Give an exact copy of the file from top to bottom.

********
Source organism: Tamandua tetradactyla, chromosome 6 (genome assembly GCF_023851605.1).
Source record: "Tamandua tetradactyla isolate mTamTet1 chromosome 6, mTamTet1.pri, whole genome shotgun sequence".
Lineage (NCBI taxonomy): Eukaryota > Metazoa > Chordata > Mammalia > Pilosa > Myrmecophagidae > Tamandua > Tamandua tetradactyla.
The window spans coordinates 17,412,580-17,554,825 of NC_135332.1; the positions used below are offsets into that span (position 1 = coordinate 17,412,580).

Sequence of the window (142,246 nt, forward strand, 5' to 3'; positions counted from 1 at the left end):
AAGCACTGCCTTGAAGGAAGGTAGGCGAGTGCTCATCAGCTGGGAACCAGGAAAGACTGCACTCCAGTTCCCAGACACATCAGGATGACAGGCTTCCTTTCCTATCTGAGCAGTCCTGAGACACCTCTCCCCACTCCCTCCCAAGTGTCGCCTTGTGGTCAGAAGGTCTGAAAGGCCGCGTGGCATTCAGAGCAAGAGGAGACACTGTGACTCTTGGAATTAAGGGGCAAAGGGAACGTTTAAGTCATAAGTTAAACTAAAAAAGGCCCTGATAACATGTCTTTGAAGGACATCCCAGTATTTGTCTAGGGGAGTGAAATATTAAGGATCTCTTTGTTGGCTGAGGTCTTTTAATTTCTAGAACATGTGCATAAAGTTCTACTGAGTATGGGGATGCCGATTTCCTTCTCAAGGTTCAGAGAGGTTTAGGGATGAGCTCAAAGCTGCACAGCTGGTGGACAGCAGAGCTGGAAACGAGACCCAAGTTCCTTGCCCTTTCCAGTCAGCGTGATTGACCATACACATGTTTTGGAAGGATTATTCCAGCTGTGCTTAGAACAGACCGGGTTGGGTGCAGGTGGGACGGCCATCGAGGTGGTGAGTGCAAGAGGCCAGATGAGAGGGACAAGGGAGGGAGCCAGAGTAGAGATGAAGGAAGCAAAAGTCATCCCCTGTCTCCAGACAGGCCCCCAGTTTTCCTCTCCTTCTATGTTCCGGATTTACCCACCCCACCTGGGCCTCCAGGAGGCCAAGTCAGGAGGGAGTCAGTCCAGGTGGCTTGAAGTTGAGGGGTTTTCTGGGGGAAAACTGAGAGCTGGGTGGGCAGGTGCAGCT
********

Source organism: Tamandua tetradactyla, chromosome 6 (genome assembly GCF_023851605.1).
Source record: "Tamandua tetradactyla isolate mTamTet1 chromosome 6, mTamTet1.pri, whole genome shotgun sequence".
Lineage (NCBI taxonomy): Eukaryota > Metazoa > Chordata > Mammalia > Pilosa > Myrmecophagidae > Tamandua > Tamandua tetradactyla.
The window spans coordinates 17,412,580-17,554,825 of NC_135332.1; the positions used below are offsets into that span (position 1 = coordinate 17,412,580).

Sequence of the window (142,246 nt, forward strand, 5' to 3'; positions counted from 1 at the left end):
AAGCACTGCCTTGAAGGAAGGTAGGCGAGTGCTCATCAGCTGGGAACCAGGAAAGACTGCACTCCAGTTCCCAGACACATCAGGATGACAGGCTTCCTTTCCTATCTGAGCAGTCCTGAGACACCTCTCCCCACTCCCTCCCAAGTGTCGCCTTGTGGTCAGAAGGTCTGAAAGGCCGCGTGGCATTCAGAGCAAGAGGAGACACTGTGACTCTTGGAATTAAGGGGCAAAGGGAACGTTTAAGTCATAAGTTAAACTAAAAAAGGCCCTGATAACATGTCTTTGAAGGACATCCCAGTATTTGTCTAGGGGAGTGAAATATTAAGGATCTCTTTGTTGGCTGAGGTCTTTTAATTTCTAGAACATGTGCATAAAGTTCTACTGAGTATGGGGATGCCGATTTCCTTCTCAAGGTTCAGAGAGGTTTAGGGATGAGCTCAAAGCTGCACAGCTGGTGGACAGCAGAGCTGGAAACGAGACCCAAGTTCCTTGCCCTTTCCAGTCAGCGTGATTGACCATACACATGTTTTGGAAGGATTATTCCAGCTGTGCTTAGAACAGACCGGGTTGGGTGCAGGTGGGACGGCCATCGAGGTGGTGAGTGCAAGAGGCCAGATGAGAGGGACAAGGGAGGGAGCCAGAGTAGAGATGAAGGAAGCAAAAGTCATCCCCTGTCTCCAGACAGGCCCCCAGTTTTCCTCTCCTTCTATGTTCCGGATTTACCCACCCCACCTGGGCCTCCAGGAGGCCAAGTCAGGAGGGAGTCAGTCCAGGTGGCTTGAAGTTGAGGGGTTTTCTGGGGGAAAACTGAGAGCTGGGTGGGCAGGTGCAGCT